Wham City (also known as AB Video Solutions or Wham City Comedy) is an art/comedy collective based in Baltimore. Members include Alan Resnick, Dan Deacon, Ben O'Brien, Cricket Arrison, Robby Rackleff, Dina Kelberman, and Jimmy Joe Roche.
Their works typically feature a blend of comedy, horror and mystery, ranging from complicated Alternate Reality Game-type videos, to comedic, audience-interaction-heavy live-shows, to everything in-between.
Works by Wham City or their members:
- Become Your Body with Cricket Arrison
- The Cry of Mann
- The Call of Warr
- Electronic Game Information
- Fan Fiction Showdown
- Live Forever As You Are Now with Alan Resnick
- May I Please Enter?
- The Mirror
- The "Technology" episode of Off the Air
- Pervert Everything (in collaboration with PFFR)
- Reverse Transmission
- This House Has People in It
- Unedited Footage of a Bear
- The Weather
Tropes exhibited by Wham City include:
- Author Appeal: Robby Rackleff seems to be a fan of H. P. Lovecraft, as the two projects he wrote, The Mirror and The Cry of Mann, have plenty of references to Lovecraft's works.
- Color-Coded for Your Convenience: Colors show up quite a bit for symbolic reasons. In Alantutorial, blue was used to portray childhood and sadness, while red was used as a symbol of Alan giving up or selling out. In Cry Of Mann, the color orange was used to represent the supernatural and misunderstood.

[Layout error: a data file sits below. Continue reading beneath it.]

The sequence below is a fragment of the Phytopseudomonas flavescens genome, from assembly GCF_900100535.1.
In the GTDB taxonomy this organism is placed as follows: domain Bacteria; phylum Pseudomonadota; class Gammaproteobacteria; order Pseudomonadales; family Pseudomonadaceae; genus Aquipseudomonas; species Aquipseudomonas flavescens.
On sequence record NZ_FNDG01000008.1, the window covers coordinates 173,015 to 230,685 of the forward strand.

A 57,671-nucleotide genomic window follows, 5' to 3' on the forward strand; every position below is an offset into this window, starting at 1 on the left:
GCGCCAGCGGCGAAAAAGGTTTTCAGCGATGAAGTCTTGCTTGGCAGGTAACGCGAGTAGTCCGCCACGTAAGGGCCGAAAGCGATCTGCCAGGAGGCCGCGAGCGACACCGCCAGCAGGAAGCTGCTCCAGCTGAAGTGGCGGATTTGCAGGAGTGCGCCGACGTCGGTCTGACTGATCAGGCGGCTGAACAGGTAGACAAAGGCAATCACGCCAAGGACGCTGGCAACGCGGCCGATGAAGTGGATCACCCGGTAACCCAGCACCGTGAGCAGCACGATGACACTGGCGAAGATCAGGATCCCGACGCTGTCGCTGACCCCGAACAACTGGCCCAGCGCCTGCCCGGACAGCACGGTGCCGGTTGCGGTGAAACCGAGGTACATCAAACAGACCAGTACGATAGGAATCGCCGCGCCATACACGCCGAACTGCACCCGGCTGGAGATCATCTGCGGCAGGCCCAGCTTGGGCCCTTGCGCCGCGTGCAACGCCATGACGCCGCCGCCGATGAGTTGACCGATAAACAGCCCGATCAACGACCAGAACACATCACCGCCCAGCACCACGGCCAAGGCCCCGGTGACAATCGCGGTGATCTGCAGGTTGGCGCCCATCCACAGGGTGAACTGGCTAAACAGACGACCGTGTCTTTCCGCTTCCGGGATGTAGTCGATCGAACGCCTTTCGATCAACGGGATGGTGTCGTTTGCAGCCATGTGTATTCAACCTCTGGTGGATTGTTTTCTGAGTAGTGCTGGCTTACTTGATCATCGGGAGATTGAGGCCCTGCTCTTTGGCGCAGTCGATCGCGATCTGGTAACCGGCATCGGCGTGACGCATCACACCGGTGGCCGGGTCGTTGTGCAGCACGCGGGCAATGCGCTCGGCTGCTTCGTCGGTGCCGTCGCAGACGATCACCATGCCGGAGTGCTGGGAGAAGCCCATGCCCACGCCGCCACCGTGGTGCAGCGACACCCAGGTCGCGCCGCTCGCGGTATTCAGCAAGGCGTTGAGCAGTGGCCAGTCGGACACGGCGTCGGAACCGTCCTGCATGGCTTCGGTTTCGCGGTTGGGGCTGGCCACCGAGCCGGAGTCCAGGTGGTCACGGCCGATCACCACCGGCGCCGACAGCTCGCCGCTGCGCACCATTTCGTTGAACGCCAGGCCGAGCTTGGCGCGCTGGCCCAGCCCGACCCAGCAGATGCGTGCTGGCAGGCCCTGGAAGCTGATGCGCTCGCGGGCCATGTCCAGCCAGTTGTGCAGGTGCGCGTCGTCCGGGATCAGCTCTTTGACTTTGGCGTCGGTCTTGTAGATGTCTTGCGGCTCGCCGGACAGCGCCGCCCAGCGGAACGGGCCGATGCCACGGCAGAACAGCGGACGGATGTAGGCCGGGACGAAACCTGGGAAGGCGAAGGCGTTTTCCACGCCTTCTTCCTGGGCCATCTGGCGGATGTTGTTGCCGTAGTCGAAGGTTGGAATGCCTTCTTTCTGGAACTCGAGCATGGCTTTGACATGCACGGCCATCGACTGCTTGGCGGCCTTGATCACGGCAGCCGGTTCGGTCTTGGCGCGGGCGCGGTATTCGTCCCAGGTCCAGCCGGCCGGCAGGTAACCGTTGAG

- Company Cross References: They have a tendency to reference previous works in subtle ways, such as having a Claridryl bottle, from Unedited Footage of a Bear, show up in the background of This House Has People In It.
- Self-Deprecation: From their website:We are doing very, very badly. We thought comedy would save us, but oh god we fucked up so so bad. We suck and we hate ourselves.
- Surreal Horror: They're very fond of this, from The Mirror tackling sci-fi Lovecraftian cult horror, to Unedited Footage of a Bear's surreal and terrifying take on abuse, to everything in-between.
- Typecasting: While everyone else has a diverse variety of roles, Alan always seems to play the crazy, quirky, artsy or otherwise weird characters, such as the severely autistic alantutorial, the Eccentric Artist Jack Mann, or the bubbly odd-ball Wesley. His role as the violent and aggressive Prince in Call Of Warr was a change of pace for him, and even then, Prince was still as hyperactive and quirky as any other Alan Resnick character.